• functions
       * @brief An example method to demonstrate a function header.
       * @param[in]     constIn  A constant input value.
       * @param[in]     in       An input value that may be changed by the method.
       * @param[in,out] inAndOut A reference to a struct that is filled by the method and contains output information.
       * @param[in]     optional A pointer to some data that may be NULL and thus is optional.
       * @return An error code generated by the method.
      const ErrorCode exampleMethod(const int constIn, float in, SomeStruct &inAndOut, SomeData *optional = NULL);
  • variables
      /** @brief number of seconds in one minute */
      uint32_t secondsPerMinute = 60;

Physical Units

  • variables are named according to their physical representation
      int32_t roundsPerMinute = 0;
  • variables are explained at their declaration with meaning and their physical SI-unit
  • integer values with a physical representation are implicitly multiplied by factor e-6 (µ), unless stated otherwise in the definition's comment or optionally in the variable name
      // angular velocity in 1 µrad/s
      int32_t initialAngularVelocity = 1000000;
      // speed of light in m/s
      uint32_t speedOfLight = 299792458;
  • floating-point variables are implicitly without any factor, unless stated otherwise in the definition's comment or optionally in the variable name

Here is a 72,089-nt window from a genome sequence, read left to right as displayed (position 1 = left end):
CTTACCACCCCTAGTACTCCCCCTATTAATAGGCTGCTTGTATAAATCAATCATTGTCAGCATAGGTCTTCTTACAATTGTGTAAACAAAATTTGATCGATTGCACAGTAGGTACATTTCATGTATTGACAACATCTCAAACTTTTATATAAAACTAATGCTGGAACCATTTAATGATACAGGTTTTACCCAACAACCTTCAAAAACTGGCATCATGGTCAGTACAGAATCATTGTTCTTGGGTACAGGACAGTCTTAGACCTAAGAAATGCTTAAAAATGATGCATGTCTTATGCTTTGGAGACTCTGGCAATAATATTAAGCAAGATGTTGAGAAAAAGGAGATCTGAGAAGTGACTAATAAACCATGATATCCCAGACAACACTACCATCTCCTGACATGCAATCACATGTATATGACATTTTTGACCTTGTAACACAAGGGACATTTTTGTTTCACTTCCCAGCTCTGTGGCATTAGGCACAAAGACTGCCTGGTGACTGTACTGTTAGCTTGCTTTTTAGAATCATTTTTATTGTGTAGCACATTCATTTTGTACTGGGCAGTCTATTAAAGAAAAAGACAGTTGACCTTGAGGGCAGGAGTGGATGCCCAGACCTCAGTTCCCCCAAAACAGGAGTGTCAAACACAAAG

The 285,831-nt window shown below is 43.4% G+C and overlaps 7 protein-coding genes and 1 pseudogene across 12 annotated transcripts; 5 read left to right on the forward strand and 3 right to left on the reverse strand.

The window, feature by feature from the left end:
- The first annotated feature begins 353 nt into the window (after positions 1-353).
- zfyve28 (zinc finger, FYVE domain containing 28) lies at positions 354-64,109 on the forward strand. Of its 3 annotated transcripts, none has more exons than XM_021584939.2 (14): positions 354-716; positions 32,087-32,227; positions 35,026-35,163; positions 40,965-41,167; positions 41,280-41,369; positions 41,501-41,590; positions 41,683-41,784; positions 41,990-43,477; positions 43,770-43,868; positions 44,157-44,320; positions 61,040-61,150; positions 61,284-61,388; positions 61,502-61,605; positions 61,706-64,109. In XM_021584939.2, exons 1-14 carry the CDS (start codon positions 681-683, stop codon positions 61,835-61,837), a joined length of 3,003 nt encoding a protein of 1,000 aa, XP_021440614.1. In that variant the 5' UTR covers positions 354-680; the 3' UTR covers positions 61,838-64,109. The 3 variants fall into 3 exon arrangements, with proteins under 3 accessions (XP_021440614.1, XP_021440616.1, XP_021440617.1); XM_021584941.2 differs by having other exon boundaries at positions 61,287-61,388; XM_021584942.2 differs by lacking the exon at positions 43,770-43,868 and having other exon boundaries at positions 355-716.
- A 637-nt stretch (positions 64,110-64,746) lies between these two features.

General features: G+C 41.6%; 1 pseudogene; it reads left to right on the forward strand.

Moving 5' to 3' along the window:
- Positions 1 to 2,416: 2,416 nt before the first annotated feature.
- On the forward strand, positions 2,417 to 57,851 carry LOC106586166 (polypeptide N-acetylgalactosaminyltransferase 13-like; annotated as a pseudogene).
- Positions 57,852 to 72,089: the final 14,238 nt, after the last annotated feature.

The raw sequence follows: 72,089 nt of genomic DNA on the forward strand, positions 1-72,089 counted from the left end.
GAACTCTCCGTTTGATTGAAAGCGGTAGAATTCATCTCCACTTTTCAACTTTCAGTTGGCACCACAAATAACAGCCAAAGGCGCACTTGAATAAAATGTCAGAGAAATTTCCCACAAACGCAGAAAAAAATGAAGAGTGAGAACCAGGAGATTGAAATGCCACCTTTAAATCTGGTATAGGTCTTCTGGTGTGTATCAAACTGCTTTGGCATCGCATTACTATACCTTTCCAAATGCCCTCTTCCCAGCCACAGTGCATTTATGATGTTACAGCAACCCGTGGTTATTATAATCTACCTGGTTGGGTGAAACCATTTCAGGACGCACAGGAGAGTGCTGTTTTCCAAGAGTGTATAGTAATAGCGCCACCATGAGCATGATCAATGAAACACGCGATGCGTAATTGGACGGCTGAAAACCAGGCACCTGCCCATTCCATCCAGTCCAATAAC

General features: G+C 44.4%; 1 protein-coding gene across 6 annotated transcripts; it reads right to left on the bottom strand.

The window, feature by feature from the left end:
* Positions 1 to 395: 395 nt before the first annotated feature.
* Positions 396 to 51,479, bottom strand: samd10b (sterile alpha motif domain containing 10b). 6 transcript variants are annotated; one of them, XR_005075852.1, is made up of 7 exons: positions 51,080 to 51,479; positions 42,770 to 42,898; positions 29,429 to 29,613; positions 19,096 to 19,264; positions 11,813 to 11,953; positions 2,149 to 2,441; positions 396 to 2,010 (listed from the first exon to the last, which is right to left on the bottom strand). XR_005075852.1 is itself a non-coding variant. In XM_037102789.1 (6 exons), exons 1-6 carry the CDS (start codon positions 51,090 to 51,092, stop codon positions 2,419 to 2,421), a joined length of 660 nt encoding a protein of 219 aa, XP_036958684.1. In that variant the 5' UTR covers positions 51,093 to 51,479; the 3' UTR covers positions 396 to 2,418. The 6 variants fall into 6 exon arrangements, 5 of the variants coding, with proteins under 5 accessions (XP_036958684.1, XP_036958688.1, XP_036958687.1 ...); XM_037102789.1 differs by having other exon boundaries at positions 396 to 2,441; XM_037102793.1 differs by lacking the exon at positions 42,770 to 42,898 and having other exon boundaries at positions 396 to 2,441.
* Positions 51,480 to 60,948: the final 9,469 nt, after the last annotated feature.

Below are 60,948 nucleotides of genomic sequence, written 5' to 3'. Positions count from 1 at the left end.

// angular velocity in 1 rad/s
      float initialAngularVelocity = 1.0f;

Source file header

Every file begins with the following comment (comment syntax depending on file type, of course):

AMiRo-OS is an operating system designed for the Autonomous Mini Robot (AMiRo) platform.
Copyright (C) 2016..2017  Thomas Schöpping et al.

This program is free software: you can redistribute it and/or modify
it under the terms of the GNU General Public License as published by
the Free Software Foundation, either version 3 of the License, or
(at your option) any later version.

This program is distributed in the hope that it will be useful,
but WITHOUT ANY WARRANTY; without even the implied warranty of
GNU General Public License for more details.

You should have received a copy of the GNU General Public License
along with this program.  If not, see <>.

If the file is not part of AMiRo-OS but is associated with another AMiRo project (i.e. AMiRo-LLD or AMiRo-BLT) the first line(s) of the file header must be applied accordingly. Just copy the text from another file of the project.
If you are not directly associated with the AMiRo-OS development team, but want to publish you code yourself, you may (actually you have to) modify the second line as well.

Further information about author and purpose of the file (description) should be added in Doxygen style.
In case the file is not meant to be part of the generated documentation (e.g. bash scripts or README files), this information should be stated right after the file header as specified above.